get UTC timestamp in python with datetime

The Solution to get UTC timestamp in python with datetime is

Naïve datetime versus aware datetime

Default datetime objects are said to be "naïve": they keep time information without the time zone information. Think about naïve datetime as a relative number (ie: +4) without a clear origin (in fact your origin will be common throughout your system boundary).

In contrast, think about aware datetime as absolute numbers (ie: 8) with a common origin for the whole world.

Without timezone information you cannot convert the "naive" datetime towards any non-naive time representation (where does +4 targets if we don't know from where to start ?). This is why you can't have a datetime.datetime.toutctimestamp() method. (cf:

To check if your datetime dt is naïve, check dt.tzinfo, if None, then it's naïve:        ## DANGER: returns naïve datetime pointing on local time
datetime(1970, 1, 1)  ## returns naïve datetime pointing on user given time

I have naïve datetimes, what can I do ?

You must make an assumption depending on your particular context: The question you must ask yourself is: was your datetime on UTC ? or was it local time ?

  • If you were using UTC (you are out of trouble):

    import calendar
    def dt2ts(dt):
        """Converts a datetime object to UTC timestamp
        naive datetime will be considered UTC.
        return calendar.timegm(dt.utctimetuple())
  • If you were NOT using UTC, welcome to hell.

    You have to make your datetime non-naïve prior to using the former function, by giving them back their intended timezone.

    You'll need the name of the timezone and the information about if DST was in effect when producing the target naïve datetime (the last info about DST is required for cornercases):

    import pytz     ## pip install pytz
    mytz = pytz.timezone('Europe/Amsterdam')             ## Set your timezone
    dt = mytz.normalize(mytz.localize(dt, is_dst=True))  ## Set is_dst accordingly

    Consequences of not providing is_dst:

    Not using is_dst will generate incorrect time (and UTC timestamp) if target datetime was produced while a backward DST was put in place (for instance changing DST time by removing one hour).

    Providing incorrect is_dst will of course generate incorrect time (and UTC timestamp) only on DST overlap or holes. And, when providing also incorrect time, occuring in "holes" (time that never existed due to forward shifting DST), is_dst will give an interpretation of how to consider this bogus time, and this is the only case where .normalize(..) will actually do something here, as it'll then translate it as an actual valid time (changing the datetime AND the DST object if required). Note that .normalize() is not required for having a correct UTC timestamp at the end, but is probably recommended if you dislike the idea of having bogus times in your variables, especially if you re-use this variable elsewhere.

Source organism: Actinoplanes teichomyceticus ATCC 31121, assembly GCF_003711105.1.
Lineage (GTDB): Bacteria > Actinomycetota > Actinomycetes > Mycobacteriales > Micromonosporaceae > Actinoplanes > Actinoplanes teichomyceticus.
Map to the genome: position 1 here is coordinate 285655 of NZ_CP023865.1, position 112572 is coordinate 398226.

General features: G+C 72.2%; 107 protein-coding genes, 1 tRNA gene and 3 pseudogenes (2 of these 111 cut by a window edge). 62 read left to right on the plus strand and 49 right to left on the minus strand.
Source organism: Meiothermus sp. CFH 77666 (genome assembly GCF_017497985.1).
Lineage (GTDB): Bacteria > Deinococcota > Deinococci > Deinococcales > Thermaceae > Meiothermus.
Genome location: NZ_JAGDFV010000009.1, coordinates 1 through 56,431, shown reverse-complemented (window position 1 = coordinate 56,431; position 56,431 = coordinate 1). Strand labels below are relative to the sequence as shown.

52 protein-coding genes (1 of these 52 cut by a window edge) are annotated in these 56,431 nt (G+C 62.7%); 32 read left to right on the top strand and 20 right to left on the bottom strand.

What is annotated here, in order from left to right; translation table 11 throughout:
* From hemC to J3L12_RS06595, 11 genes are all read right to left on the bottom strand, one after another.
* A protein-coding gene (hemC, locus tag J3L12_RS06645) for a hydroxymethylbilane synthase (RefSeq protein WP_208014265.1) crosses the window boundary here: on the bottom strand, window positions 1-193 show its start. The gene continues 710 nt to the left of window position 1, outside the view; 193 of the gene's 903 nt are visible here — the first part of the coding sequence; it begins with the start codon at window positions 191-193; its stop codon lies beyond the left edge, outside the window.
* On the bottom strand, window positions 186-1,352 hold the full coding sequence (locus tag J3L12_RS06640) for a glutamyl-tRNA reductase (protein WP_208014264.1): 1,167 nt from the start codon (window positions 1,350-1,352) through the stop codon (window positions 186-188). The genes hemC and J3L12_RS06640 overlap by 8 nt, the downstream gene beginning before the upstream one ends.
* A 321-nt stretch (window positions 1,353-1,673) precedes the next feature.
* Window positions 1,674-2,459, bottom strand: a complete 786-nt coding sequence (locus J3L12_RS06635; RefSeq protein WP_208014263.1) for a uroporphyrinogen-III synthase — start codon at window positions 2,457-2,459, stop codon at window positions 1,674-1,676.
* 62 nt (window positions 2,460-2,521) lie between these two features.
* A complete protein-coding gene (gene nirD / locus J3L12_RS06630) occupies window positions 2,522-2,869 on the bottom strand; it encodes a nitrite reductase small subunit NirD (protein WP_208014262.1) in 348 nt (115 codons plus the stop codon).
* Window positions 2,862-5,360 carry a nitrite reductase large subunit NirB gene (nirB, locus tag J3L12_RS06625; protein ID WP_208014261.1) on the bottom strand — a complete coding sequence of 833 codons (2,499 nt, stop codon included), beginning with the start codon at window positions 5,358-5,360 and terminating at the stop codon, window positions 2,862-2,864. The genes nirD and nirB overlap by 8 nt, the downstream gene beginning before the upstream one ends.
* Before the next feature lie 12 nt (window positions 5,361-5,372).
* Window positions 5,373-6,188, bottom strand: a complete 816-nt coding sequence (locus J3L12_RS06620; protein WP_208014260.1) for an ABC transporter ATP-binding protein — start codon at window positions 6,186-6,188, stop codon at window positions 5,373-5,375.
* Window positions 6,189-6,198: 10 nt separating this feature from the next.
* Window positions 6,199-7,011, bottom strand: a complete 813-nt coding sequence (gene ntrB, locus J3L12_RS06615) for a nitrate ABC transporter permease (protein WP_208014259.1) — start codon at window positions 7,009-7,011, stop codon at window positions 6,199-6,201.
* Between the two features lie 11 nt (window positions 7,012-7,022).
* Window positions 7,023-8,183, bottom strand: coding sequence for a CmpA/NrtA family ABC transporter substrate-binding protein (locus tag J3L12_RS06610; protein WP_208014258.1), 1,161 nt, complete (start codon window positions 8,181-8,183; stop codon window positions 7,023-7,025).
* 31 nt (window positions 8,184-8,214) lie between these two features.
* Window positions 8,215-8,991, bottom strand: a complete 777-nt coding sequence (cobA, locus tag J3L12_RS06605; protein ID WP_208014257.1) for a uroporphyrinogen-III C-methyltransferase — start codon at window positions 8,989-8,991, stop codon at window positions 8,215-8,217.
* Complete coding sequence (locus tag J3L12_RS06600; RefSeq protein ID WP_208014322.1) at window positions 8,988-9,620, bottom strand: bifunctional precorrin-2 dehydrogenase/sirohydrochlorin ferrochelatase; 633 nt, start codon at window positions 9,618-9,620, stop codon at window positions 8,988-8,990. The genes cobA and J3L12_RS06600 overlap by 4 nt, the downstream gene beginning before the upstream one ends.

and AVOID USING THE FOLLOWING: (cf: Datetime Timezone conversion using pytz)

    dt = dt.replace(tzinfo=timezone('Europe/Amsterdam'))  ## BAD !!

    Why? because .replace() replaces blindly the tzinfo without taking into account the target time and will choose a bad DST object. Whereas .localize() uses the target time and your is_dst hint to select the right DST object.

OLD incorrect answer (thanks @J.F.Sebastien for bringing this up):

Hopefully, it is quite easy to guess the timezone (your local origin) when you create your naive datetime object as it is related to the system configuration that you would hopefully NOT change between the naive datetime object creation and the moment when you want to get the UTC timestamp. This trick can be used to give an imperfect question.

By using time.mktime we can create an utc_mktime:

def utc_mktime(utc_tuple):
    """Returns number of seconds elapsed since epoch

    Note that no timezone are taken into consideration.

    utc tuple must be: (year, month, day, hour, minute, second)


    if len(utc_tuple) == 6:
        utc_tuple += (0, 0, 0)
    return time.mktime(utc_tuple) - time.mktime((1970, 1, 1, 0, 0, 0, 0, 0, 0))

def datetime_to_timestamp(dt):
    """Converts a datetime object to UTC timestamp"""

    return int(utc_mktime(dt.timetuple()))

You must make sure that your datetime object is created on the same timezone than the one that has created your datetime.

This last solution is incorrect because it makes the assumption that the UTC offset from now is the same than the UTC offset from EPOCH. Which is not the case for a lot of timezones (in specific moment of the year for the Daylight Saving Time (DST) offsets).

~ Answered on 2011-03-31 12:33:18

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